Mandelbrot explained for its part the law-like behaviour of word frequency-rank distributions using ideas from information theory :
The essence of Mandelbrot’s contribution was his considering communication costs of words in terms of the letters that spell the words and the spaces that separate them. This cost increases [logarithmically] with the number of letters in a word and, by extension, in a message. Mandelbrot showed that Zipf’s law… follows as a first approximation from the minimization of communication costs in terms of letters and spaces. Linguistically, this amounts to minimizing costs in terms of phonemes, which is why the phenomenon holds for both written and spoken language .
Following Mandelbrot’s attempts, more recent models have shown how power laws can result from both logarithmic cost function minimization and entropy maximization . A simpler hypothesis, straightforward yet providing a broader explanatory basis for zipfian distributions in language, can however be built from a structural isomorphism . Following a series of experiments corroborating the idea that “memory mirrors… the structure that exists in the environment,”  Anderson hypothesizes that this goodness-of-fit of memory to environmental structure is of causal origin, in other words “that memory has the structure it has because the environment has the structure it has. ” Correspondingly, given the empirically validated omnipresence of zipfian structures in both the environment [146–148] and natural languages , it is reasonable to believe that natural languages present zipfian structures simply because the world they talk about and refer to is itself zipfian. In other words “Zipfian structures in the real world might ultimately create the observed form of word frequencies distributions.”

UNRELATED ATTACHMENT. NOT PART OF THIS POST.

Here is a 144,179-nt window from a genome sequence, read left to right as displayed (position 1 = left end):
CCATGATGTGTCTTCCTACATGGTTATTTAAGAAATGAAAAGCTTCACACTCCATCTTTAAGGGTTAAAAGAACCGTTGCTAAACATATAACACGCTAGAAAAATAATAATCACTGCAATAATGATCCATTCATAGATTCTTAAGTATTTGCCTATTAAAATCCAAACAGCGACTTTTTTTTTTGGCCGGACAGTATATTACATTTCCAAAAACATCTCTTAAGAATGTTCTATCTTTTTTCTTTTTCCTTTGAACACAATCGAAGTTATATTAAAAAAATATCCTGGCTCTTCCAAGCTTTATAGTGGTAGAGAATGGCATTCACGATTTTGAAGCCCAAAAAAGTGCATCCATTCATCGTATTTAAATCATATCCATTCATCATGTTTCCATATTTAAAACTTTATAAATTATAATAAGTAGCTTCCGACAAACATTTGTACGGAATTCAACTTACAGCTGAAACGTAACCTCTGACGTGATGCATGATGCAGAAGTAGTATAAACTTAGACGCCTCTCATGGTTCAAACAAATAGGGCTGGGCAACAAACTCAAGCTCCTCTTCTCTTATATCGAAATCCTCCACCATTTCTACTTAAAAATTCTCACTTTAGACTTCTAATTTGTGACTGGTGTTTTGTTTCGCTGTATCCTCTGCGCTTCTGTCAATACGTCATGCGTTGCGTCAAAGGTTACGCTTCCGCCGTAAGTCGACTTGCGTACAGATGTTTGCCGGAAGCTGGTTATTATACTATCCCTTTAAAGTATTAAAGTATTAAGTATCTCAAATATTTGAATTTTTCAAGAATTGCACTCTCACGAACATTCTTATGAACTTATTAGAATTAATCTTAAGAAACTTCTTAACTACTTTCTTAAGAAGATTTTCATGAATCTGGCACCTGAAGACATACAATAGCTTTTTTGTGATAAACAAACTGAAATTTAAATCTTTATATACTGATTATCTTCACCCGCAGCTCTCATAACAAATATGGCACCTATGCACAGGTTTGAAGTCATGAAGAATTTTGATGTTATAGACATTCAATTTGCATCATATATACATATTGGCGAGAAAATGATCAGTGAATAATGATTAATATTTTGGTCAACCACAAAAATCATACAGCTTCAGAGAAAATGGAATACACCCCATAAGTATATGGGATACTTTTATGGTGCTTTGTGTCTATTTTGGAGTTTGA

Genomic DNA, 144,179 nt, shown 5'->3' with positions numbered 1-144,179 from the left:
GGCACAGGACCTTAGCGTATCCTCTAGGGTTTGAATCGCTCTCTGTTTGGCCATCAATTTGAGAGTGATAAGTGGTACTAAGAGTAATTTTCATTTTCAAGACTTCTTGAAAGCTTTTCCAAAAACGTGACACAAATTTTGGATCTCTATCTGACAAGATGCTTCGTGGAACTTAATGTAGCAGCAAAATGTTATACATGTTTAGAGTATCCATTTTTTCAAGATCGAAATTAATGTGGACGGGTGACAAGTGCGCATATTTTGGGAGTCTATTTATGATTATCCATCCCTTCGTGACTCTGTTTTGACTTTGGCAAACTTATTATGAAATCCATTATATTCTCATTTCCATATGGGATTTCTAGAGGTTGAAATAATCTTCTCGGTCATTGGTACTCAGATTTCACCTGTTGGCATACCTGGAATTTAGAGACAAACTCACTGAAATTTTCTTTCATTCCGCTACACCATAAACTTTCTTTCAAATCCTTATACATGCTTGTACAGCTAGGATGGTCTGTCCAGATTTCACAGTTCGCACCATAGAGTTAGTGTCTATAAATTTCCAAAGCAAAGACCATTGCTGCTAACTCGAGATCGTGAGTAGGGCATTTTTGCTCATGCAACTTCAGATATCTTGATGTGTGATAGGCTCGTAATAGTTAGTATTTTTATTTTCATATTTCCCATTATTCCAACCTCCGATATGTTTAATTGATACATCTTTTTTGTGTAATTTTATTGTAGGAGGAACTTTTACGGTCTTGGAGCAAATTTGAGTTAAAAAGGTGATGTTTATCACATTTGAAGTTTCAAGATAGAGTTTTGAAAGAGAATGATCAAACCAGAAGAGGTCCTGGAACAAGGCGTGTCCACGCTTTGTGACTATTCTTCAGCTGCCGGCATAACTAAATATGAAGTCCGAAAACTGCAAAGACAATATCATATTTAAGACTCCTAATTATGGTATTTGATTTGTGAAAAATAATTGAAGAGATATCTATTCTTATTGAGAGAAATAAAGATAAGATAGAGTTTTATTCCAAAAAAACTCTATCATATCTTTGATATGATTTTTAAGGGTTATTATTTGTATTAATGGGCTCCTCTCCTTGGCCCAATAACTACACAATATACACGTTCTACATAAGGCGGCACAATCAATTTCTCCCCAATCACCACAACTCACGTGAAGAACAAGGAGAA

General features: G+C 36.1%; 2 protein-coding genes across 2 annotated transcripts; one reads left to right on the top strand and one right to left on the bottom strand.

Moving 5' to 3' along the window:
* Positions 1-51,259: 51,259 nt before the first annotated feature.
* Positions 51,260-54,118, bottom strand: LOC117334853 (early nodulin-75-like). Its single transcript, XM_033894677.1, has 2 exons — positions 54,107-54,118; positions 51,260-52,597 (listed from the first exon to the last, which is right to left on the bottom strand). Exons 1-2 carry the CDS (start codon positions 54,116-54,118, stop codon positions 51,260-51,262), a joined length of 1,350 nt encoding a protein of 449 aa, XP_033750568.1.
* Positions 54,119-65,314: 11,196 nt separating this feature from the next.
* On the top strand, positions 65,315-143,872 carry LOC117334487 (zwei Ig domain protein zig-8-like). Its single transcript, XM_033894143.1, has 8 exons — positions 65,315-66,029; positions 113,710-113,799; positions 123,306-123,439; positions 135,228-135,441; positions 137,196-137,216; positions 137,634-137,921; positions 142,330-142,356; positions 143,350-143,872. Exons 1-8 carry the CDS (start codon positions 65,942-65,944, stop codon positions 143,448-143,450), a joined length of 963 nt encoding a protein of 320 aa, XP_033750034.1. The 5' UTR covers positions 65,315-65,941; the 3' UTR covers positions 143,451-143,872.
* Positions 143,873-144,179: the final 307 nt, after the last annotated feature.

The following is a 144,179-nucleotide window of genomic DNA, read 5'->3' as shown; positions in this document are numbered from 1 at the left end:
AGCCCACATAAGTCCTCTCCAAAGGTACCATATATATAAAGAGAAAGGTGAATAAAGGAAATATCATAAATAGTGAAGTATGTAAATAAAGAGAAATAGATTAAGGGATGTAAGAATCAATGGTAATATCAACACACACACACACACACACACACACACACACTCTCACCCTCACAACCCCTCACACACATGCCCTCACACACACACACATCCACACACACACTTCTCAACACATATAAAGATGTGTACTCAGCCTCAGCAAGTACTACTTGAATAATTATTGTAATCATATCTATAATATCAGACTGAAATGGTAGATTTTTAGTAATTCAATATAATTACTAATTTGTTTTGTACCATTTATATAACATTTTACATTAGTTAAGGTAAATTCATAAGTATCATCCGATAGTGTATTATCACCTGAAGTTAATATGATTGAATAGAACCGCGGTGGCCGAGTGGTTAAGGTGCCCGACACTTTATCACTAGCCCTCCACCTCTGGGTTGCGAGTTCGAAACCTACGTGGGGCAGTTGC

While the present research has not provided any additional clue as to “which explanation, if any, is on the right track,”  analysis of frequency-rank distributions of scholarly article titles over the years has made one thing certain: “grabbing words by the tail” represents the best way found so far to accurately and reliably assess lexical diversity in language samples.
S1 Appendix. Note on the fitting procedure for Eq (9).
S2 Appendix. Annual lexical concentration scores for Natural Sciences & Engineering and Social Sciences & Humanities.
All scores were normalized to the first plotted year (1975).
S3 Appendix. Annual lexical concentration scores for Natural Sciences & Engineering disciplines.
All scores were normalized to the first plotted year (1975).